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Puffers & Boxfishes
This grouping of fishes represents three distinct families: the Boxfishes (or Trunkfishes), true Puffers (including Tobies and Sharpnosed Puffers), and Porcupinefishes. These species are similarly shaped, lack pelvic fins, stay close to the base of coral reefs in shallow water, and most are omnivores, eating a varied diet of crabs, shrimps, polychaete worms, clams, and algae.
Puffers, Tobies, and Porcupinefishes all are capable of inflating their bodies to varying degrees when threatened by predators or if they are alarmed for any reason. To accomplish this, they suck water into their abdomens to literally “puff up” to twice their normal size. Porcupinefishes, specifically, can expand into an almost perfectly round ball and have large spines on their bodies which stand up in their sockets when the fishes are fully inflated. Puffers are smaller than Porcupinefishes, have smooth scales, fused jaws, and a divided bone(s) that serve(s) as the front teeth. Boxfishes have armored bodies made up of bony plates, sensitive skin, weak fins, and are very poor, slow-moving swimmers. If approached by a diver, a Boxfish will frantically move its pectoral fins, rocking back and forth to keep an eye on its pursuer. These fishes are capable of emitting toxic mucus when threatened.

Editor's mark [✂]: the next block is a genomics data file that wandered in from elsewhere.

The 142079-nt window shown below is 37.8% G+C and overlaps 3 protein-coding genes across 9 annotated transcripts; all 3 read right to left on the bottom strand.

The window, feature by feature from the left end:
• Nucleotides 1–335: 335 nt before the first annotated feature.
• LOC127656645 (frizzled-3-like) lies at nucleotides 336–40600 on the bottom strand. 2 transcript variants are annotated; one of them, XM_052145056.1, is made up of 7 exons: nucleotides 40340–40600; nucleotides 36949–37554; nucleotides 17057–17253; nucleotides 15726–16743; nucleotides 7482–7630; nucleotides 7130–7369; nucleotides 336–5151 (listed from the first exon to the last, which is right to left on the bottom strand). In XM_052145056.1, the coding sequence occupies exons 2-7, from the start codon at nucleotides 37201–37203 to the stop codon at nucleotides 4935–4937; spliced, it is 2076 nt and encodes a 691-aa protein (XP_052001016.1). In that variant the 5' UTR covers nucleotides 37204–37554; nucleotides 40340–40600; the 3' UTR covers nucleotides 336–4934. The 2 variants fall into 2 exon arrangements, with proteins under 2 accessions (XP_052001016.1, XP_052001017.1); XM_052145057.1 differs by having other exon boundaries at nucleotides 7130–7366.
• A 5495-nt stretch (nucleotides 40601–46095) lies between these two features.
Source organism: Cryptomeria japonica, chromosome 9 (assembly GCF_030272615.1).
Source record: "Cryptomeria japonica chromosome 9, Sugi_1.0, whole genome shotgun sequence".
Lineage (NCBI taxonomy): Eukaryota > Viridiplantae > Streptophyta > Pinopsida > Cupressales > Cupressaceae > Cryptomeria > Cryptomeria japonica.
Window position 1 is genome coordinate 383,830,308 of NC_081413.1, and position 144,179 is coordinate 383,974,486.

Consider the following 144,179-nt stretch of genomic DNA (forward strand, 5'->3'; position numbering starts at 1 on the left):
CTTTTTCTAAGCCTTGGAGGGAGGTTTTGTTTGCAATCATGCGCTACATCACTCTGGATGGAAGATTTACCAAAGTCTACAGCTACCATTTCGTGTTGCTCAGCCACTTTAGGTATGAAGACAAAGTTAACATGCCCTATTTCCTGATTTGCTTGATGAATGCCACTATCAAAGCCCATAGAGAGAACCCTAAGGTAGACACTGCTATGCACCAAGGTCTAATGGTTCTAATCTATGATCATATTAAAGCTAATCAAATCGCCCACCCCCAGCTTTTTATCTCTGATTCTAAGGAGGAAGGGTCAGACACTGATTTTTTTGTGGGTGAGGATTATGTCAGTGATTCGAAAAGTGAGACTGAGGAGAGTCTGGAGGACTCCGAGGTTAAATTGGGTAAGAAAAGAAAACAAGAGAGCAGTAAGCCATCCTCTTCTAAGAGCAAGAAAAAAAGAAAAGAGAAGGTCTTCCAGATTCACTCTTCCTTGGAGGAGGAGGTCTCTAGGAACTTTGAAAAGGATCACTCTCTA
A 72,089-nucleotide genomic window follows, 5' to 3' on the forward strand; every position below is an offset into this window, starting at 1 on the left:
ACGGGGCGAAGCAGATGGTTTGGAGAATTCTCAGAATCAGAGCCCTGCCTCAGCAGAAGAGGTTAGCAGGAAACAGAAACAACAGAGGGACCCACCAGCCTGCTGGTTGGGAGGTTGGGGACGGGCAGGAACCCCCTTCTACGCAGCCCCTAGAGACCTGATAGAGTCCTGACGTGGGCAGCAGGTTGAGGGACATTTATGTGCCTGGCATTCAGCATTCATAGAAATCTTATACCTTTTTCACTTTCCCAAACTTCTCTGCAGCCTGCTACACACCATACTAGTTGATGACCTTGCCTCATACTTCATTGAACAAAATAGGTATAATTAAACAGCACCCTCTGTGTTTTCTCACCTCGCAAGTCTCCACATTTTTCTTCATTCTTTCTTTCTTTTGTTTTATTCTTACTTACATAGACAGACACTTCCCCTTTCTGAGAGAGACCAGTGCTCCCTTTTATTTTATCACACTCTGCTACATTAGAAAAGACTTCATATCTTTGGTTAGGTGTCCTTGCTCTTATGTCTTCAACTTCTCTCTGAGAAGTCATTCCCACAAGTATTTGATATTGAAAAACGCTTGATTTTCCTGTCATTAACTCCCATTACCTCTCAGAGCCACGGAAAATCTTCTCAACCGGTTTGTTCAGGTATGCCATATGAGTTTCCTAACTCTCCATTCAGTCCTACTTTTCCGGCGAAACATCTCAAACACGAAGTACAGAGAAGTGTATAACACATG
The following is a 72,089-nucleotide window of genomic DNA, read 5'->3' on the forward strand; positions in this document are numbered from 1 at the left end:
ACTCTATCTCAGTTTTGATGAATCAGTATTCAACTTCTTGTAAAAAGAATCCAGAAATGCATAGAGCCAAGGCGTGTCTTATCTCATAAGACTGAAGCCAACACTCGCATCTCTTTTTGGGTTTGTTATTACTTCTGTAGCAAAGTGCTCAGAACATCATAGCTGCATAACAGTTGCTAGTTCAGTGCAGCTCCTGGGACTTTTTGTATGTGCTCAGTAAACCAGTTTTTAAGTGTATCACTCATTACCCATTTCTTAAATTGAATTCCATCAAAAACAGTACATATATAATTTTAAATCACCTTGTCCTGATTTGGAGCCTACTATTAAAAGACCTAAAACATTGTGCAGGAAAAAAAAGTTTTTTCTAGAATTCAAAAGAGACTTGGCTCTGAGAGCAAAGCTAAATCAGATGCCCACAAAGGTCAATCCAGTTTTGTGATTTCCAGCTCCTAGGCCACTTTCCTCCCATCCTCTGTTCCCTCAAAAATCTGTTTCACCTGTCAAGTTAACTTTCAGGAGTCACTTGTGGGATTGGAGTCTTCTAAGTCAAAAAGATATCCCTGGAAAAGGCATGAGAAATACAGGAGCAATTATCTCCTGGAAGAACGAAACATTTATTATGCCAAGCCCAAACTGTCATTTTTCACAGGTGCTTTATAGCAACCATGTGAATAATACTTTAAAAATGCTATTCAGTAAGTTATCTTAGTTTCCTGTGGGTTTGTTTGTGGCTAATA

Puffers and Boxfishes usually eat readily in the aquarium. Once accustomed to captivity they prefer meaty foods and have a bold feeding manner. Tobies and Sharpnosed Puffers are omnivorous and may benefit from eating algae or algae-enriched foods. Puffers are generally peaceful fishes but some individuals have been known to become aggressive toward other fishes once they are established in aquaria. Do not keep any of these species with invertebrates as they will become a quick meal.
The toxic mucus secreted by a panicked Boxfish is strong enough to kill virtually everything—including themselves—in an aquarium. Understanding how to properly care for Boxfishes is crucial to any hobbyist thinking about purchasing one.